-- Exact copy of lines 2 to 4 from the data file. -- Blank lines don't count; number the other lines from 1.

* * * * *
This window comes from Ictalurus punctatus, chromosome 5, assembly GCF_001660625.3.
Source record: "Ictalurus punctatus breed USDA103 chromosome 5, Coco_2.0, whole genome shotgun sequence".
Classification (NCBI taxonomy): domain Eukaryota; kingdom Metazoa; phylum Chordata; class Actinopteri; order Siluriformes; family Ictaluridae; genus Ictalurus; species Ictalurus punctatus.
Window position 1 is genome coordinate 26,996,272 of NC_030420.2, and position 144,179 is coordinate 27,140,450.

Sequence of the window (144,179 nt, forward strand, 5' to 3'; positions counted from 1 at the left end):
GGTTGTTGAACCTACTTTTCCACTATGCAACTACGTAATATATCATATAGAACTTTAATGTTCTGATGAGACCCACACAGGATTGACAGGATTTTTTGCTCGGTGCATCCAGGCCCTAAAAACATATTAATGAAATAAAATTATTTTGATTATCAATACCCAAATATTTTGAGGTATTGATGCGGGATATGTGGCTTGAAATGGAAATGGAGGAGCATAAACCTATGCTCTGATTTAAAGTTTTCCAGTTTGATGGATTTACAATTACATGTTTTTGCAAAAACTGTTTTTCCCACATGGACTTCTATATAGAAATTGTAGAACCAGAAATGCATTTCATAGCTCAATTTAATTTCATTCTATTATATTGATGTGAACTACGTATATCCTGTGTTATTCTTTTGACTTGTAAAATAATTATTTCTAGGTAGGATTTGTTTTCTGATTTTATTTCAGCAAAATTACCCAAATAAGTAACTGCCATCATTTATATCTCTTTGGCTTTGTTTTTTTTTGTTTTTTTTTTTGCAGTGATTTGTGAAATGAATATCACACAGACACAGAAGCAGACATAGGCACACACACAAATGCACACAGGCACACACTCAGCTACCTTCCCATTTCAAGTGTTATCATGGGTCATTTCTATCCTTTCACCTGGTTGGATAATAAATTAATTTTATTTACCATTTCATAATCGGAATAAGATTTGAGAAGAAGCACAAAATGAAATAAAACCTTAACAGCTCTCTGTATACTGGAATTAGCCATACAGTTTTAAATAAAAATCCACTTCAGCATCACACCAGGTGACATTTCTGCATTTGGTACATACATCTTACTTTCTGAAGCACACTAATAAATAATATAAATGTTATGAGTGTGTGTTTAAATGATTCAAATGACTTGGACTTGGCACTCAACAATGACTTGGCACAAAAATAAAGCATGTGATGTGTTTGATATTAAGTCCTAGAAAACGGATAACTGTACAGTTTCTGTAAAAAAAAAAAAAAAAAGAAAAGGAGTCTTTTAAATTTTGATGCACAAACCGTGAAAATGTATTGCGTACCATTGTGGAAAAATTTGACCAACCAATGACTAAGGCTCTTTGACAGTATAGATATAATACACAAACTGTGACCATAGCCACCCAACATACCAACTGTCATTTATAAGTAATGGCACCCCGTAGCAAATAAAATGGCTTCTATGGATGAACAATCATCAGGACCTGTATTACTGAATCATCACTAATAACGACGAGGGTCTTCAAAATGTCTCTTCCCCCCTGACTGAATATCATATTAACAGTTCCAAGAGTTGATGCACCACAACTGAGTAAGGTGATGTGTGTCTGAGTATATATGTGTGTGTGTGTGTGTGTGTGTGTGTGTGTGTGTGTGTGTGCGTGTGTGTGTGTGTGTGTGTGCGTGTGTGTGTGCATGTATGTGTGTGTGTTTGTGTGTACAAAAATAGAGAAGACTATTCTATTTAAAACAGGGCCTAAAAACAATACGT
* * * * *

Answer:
Source record: "Ictalurus punctatus breed USDA103 chromosome 5, Coco_2.0, whole genome shotgun sequence".
Classification (NCBI taxonomy): domain Eukaryota; kingdom Metazoa; phylum Chordata; class Actinopteri; order Siluriformes; family Ictaluridae; genus Ictalurus; species Ictalurus punctatus.
Window position 1 is genome coordinate 26,996,272 of NC_030420.2, and position 144,179 is coordinate 27,140,450.